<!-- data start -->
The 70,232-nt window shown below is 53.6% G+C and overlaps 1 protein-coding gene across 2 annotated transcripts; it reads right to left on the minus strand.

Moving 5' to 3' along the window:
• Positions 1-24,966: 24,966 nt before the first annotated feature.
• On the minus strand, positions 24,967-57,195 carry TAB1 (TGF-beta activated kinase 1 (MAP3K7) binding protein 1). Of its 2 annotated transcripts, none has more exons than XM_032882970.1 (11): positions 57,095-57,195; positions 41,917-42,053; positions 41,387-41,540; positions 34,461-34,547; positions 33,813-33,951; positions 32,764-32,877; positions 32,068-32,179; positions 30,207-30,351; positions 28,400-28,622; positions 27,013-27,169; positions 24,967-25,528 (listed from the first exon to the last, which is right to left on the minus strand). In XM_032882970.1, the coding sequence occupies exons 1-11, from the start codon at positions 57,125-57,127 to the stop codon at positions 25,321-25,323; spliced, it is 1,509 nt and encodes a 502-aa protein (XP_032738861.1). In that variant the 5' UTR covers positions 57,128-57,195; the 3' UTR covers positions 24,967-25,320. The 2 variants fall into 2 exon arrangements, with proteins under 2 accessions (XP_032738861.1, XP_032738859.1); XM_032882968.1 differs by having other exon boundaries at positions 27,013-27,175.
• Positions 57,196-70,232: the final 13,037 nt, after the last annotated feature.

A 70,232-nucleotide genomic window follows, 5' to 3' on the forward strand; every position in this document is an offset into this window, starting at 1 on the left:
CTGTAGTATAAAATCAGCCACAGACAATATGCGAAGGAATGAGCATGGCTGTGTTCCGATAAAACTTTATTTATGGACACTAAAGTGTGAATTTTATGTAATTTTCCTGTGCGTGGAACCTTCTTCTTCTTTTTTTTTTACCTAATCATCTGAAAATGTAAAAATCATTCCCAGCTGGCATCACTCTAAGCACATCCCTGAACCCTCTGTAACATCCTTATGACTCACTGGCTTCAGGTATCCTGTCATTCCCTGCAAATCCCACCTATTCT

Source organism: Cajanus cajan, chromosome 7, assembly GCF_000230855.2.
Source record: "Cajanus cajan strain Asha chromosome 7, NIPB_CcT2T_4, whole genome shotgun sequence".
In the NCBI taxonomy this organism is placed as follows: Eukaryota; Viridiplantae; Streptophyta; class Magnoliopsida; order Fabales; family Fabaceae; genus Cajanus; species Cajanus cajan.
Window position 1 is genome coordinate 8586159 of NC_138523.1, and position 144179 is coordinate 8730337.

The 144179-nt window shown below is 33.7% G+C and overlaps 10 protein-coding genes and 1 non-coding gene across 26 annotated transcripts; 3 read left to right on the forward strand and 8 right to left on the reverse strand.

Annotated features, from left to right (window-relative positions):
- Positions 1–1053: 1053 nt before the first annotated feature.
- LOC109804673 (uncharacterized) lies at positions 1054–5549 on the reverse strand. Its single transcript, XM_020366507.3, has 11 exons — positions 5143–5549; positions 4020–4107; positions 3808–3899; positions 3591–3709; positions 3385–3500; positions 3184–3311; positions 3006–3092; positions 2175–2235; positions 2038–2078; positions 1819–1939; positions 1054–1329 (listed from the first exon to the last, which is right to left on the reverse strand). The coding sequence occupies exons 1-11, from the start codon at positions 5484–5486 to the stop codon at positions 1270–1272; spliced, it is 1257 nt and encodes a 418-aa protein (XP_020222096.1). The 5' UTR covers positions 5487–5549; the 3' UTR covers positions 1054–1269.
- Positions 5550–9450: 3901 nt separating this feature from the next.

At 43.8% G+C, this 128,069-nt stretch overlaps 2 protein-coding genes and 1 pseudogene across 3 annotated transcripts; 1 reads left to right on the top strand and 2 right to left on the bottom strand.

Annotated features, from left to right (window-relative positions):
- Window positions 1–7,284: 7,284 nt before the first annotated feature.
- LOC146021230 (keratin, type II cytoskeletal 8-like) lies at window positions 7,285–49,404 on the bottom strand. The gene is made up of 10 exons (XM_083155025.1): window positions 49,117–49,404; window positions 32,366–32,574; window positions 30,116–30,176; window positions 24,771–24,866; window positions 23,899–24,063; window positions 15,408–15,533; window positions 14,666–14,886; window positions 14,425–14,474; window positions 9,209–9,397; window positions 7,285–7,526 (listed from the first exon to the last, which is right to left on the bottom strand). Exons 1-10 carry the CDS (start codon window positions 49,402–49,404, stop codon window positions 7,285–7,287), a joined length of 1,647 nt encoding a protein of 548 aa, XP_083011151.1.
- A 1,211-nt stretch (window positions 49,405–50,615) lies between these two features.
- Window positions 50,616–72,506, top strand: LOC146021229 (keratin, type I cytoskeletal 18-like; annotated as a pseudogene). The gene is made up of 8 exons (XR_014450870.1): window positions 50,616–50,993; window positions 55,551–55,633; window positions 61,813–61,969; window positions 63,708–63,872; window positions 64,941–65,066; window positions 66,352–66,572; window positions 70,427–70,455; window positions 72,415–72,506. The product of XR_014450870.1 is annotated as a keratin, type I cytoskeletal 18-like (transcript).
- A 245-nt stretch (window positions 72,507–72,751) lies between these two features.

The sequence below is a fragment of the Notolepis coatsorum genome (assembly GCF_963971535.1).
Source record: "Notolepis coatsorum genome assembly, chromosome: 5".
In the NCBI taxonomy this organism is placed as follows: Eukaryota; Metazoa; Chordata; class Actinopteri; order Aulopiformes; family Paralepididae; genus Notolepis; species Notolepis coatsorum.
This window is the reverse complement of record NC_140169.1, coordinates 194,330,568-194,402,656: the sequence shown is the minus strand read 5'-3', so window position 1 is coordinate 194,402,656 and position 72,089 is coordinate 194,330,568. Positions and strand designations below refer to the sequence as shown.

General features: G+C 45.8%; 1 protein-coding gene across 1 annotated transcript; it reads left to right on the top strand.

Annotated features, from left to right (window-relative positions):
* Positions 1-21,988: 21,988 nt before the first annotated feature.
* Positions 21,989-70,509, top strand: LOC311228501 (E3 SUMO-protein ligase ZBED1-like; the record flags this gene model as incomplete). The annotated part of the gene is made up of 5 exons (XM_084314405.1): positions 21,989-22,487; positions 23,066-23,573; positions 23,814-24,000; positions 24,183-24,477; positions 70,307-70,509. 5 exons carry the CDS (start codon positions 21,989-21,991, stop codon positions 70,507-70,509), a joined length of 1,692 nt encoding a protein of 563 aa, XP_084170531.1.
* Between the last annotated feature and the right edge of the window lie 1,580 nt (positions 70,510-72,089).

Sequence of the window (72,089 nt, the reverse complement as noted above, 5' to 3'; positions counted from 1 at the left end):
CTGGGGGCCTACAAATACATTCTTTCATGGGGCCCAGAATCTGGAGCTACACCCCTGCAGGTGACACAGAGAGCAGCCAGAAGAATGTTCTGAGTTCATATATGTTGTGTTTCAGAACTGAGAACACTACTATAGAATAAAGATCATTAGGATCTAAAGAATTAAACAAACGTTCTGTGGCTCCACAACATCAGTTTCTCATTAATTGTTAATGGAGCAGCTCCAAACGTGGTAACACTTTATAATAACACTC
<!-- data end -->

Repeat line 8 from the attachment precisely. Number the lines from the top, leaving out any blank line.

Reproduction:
Source organism: Cajanus cajan, chromosome 7, assembly GCF_000230855.2.